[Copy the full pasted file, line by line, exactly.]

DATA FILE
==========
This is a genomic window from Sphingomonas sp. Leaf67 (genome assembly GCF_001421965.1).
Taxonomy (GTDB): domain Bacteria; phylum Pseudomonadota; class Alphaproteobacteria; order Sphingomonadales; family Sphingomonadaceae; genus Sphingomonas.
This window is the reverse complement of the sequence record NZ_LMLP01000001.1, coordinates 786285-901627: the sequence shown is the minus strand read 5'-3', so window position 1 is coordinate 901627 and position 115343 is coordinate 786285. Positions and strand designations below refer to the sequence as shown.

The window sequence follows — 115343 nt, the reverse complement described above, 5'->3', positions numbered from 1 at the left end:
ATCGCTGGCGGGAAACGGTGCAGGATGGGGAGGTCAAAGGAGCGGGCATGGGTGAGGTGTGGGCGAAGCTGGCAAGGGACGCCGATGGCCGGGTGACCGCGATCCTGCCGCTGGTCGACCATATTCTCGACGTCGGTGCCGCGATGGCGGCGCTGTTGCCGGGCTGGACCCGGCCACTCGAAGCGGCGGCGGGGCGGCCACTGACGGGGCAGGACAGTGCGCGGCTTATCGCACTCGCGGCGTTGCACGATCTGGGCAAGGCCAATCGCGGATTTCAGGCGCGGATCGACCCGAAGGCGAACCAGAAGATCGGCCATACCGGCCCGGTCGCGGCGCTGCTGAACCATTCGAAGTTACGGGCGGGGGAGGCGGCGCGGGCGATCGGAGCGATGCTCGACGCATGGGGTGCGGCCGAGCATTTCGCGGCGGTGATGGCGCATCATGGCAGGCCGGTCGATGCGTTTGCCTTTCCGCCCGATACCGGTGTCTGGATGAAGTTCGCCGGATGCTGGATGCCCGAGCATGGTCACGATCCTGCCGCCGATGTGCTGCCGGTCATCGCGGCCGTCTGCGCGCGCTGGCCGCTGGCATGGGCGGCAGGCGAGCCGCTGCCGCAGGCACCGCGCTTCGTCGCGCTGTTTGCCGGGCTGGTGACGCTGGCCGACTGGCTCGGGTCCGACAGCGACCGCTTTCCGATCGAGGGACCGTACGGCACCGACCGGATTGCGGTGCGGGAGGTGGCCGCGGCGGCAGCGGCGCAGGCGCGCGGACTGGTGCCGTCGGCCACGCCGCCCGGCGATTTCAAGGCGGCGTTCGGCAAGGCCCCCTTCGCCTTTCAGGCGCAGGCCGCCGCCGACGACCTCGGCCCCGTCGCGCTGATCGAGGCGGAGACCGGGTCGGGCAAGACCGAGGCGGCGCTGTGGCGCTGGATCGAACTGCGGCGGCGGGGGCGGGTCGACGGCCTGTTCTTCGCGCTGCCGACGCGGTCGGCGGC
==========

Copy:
This is a genomic window from Sphingomonas sp. Leaf67 (genome assembly GCF_001421965.1).
Taxonomy (GTDB): domain Bacteria; phylum Pseudomonadota; class Alphaproteobacteria; order Sphingomonadales; family Sphingomonadaceae; genus Sphingomonas.
This window is the reverse complement of the sequence record NZ_LMLP01000001.1, coordinates 786285-901627: the sequence shown is the minus strand read 5'-3', so window position 1 is coordinate 901627 and position 115343 is coordinate 786285. Positions and strand designations below refer to the sequence as shown.

The window sequence follows — 115343 nt, the reverse complement described above, 5'->3', positions numbered from 1 at the left end:
ATCGCTGGCGGGAAACGGTGCAGGATGGGGAGGTCAAAGGAGCGGGCATGGGTGAGGTGTGGGCGAAGCTGGCAAGGGACGCCGATGGCCGGGTGACCGCGATCCTGCCGCTGGTCGACCATATTCTCGACGTCGGTGCCGCGATGGCGGCGCTGTTGCCGGGCTGGACCCGGCCACTCGAAGCGGCGGCGGGGCGGCCACTGACGGGGCAGGACAGTGCGCGGCTTATCGCACTCGCGGCGTTGCACGATCTGGGCAAGGCCAATCGCGGATTTCAGGCGCGGATCGACCCGAAGGCGAACCAGAAGATCGGCCATACCGGCCCGGTCGCGGCGCTGCTGAACCATTCGAAGTTACGGGCGGGGGAGGCGGCGCGGGCGATCGGAGCGATGCTCGACGCATGGGGTGCGGCCGAGCATTTCGCGGCGGTGATGGCGCATCATGGCAGGCCGGTCGATGCGTTTGCCTTTCCGCCCGATACCGGTGTCTGGATGAAGTTCGCCGGATGCTGGATGCCCGAGCATGGTCACGATCCTGCCGCCGATGTGCTGCCGGTCATCGCGGCCGTCTGCGCGCGCTGGCCGCTGGCATGGGCGGCAGGCGAGCCGCTGCCGCAGGCACCGCGCTTCGTCGCGCTGTTTGCCGGGCTGGTGACGCTGGCCGACTGGCTCGGGTCCGACAGCGACCGCTTTCCGATCGAGGGACCGTACGGCACCGACCGGATTGCGGTGCGGGAGGTGGCCGCGGCGGCAGCGGCGCAGGCGCGCGGACTGGTGCCGTCGGCCACGCCGCCCGGCGATTTCAAGGCGGCGTTCGGCAAGGCCCCCTTCGCCTTTCAGGCGCAGGCCGCCGCCGACGACCTCGGCCCCGTCGCGCTGATCGAGGCGGAGACCGGGTCGGGCAAGACCGAGGCGGCGCTGTGGCGCTGGATCGAACTGCGGCGGCGGGGGCGGGTCGACGGCCTGTTCTTCGCGCTGCCGACGCGGTCGGCGGC